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Asia – Pacific Stocks Turn Higher on China June Industrial Data

Asia markets mostly traded higher Monday morning as investors continue to watch for developments on issues such as the coronavirus pandemic.

Stocks in Taiwan led gains among the region’s major markets as the Taiex soared 2.69%, with shares of Taiwan Semiconductor Manufacturing Company up nearly 10%. South Korea’s Kospi also saw robust gains as it rose 1.29%.

Mainland Chinese stocks were also higher in early trade, with the Shanghai composite up 0.55% while the Shenzhen component added 1.074%. Hong Kong’s Hang Seng index traded 0.93% higher.

On the economic data front, China’s industrial profits for June soared 11.5% year-on-year, according to the country’s National Bureau of Statistics.

Japanese stocks lagged regionally, with the Nikkei 225 slipping 0.51% while the Topix index shed 0.48%.

The Bank of Japan’s Summary of Opinions for its mid-July meeting, released Monday, said the country’s economy is expected to “pick up moderately” from the second half of 2020. The central bank warned, however, that the economy is “unlikely to return to the level reached before the outbreak of COVID-19” even in fiscal 2022.

Over in Australia, the S&P/ASX 200 edged up by 0.23%. Overall, the MSCI Asia ex-Japan index traded 1.28% higher.

Investor attention was likely be on lawmakers stateside as they attempt to push forward on another coronavirus stimulus package. U.S. Treasury Secretary Steven Mnuchin said Sunday that Republicans have finalized a bill worth about $1 trillion in coronavirus relief funds.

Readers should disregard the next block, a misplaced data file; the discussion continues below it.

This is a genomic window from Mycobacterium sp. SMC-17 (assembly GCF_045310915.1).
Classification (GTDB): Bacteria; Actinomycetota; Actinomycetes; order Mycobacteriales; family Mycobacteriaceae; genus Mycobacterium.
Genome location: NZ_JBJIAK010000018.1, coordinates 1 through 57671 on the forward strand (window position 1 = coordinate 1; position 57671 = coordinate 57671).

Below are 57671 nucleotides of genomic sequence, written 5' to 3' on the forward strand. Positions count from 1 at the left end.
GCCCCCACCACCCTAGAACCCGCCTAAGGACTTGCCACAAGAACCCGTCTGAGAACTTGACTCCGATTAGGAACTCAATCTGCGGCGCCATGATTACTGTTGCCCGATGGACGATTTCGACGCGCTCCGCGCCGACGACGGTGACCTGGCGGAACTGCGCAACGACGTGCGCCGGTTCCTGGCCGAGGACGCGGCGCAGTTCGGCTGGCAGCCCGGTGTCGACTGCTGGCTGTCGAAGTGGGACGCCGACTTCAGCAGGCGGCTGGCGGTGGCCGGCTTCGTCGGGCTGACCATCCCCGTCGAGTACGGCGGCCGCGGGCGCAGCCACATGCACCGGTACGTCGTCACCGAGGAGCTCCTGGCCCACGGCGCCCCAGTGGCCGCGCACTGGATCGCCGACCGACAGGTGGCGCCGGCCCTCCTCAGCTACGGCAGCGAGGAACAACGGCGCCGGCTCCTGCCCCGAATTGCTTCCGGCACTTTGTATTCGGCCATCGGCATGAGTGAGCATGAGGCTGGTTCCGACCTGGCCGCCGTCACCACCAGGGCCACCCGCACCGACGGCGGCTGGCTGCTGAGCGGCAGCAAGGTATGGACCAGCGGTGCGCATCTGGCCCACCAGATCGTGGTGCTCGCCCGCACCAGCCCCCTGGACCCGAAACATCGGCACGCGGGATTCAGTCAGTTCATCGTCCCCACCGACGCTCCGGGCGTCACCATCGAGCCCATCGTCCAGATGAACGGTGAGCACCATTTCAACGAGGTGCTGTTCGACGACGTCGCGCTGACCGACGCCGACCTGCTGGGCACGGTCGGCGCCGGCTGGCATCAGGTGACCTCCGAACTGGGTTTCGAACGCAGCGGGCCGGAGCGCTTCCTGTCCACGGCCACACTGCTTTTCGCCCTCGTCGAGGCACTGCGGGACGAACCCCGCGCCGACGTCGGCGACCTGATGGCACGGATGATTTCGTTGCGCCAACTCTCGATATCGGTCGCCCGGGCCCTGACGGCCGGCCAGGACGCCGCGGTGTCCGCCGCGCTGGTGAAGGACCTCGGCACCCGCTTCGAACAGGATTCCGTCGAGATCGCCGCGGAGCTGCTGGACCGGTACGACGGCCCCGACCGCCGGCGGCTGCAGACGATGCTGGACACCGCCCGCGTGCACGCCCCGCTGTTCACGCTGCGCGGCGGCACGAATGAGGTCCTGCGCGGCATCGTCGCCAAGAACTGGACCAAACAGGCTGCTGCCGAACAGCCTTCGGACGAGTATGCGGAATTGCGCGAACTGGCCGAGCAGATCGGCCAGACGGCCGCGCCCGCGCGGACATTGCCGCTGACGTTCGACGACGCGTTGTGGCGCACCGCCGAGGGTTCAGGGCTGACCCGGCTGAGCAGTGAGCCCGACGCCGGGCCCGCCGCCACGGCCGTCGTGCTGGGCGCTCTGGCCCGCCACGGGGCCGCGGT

Globally, more than 16 million people have been infected by the coronavirus, with the U.S. accounting for roughly a quarter of that figure, according to data compiled by Johns Hopkins University.

U.S.-China tensions, which took center stage last week as mainland Chinese stocks plunged on Friday amid a sharp exchange of words between the two economic powerhouses, also continued to be monitored by investors.

“Intermittent spikes in US‑China tensions are likely to become the norm as the 3 November US Presidential election nears,” economists at Commonwealth Bank of Australia wrote in a morning note.

The U.S. dollar index, which tracks the greenback against a basket of its peers, was at 94.107 after slipping from levels above 96 last week.

The Japanese yen traded at 105.73 per dollar after strengthening sharply late last week from levels above 106.5 against the greenback. The Australian dollar changed hands at $0.7126 following its rise from levels below $0.702 last week.

Oil prices dipped in the morning of Asian trading hours, with international benchmark Brent crude futures down 0.35% to $43.19 per barrel. U.S. crude futures also shed about 0.2% to $41.21 per barrel.